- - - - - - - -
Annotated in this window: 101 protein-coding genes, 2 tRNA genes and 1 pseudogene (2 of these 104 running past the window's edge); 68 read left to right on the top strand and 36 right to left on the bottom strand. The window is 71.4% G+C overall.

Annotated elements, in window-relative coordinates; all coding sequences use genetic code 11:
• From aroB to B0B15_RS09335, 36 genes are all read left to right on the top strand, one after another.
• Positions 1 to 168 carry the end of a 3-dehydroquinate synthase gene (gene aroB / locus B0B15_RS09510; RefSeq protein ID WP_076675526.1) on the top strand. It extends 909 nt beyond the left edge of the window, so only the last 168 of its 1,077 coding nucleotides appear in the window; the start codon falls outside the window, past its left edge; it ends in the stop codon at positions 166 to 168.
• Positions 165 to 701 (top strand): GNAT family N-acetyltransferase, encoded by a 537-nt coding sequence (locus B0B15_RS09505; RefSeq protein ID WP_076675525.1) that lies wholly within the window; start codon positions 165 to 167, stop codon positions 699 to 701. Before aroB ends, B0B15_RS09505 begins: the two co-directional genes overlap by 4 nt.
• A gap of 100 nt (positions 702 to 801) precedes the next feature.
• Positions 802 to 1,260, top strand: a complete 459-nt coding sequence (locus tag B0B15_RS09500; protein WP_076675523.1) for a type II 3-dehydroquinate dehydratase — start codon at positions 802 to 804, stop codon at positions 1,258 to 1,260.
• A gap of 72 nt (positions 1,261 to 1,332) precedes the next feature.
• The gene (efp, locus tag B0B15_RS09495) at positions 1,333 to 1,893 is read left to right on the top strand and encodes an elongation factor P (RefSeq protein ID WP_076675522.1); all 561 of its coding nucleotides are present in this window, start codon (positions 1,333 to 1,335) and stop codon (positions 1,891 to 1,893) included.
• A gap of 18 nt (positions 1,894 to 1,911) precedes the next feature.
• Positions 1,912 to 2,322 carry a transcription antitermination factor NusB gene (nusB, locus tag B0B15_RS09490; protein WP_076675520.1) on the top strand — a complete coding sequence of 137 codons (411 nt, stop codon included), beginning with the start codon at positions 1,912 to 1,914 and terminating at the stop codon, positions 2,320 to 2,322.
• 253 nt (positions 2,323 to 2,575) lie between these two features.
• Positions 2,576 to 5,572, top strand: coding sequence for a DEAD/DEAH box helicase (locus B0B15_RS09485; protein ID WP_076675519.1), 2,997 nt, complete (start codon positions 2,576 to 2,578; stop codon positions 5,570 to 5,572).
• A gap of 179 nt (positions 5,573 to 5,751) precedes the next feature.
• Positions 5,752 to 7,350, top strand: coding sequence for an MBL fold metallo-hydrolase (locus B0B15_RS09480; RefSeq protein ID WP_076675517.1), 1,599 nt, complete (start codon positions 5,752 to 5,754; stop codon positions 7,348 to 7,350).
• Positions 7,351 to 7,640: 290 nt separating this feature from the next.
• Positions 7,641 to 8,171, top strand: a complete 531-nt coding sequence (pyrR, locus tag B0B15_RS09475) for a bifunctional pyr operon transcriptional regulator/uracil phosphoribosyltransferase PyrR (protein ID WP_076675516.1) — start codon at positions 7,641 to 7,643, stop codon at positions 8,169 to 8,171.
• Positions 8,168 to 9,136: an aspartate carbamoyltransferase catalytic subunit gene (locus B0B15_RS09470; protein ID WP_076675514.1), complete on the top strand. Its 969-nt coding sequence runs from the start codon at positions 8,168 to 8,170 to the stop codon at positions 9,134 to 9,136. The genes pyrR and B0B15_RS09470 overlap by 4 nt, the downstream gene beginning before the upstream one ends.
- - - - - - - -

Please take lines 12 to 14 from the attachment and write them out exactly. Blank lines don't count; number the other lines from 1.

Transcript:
• 253 nt (positions 2,323 to 2,575) lie between these two features.
• Positions 2,576 to 5,572, top strand: coding sequence for a DEAD/DEAH box helicase (locus B0B15_RS09485; protein ID WP_076675519.1), 2,997 nt, complete (start codon positions 2,576 to 2,578; stop codon positions 5,570 to 5,572).
• A gap of 179 nt (positions 5,573 to 5,751) precedes the next feature.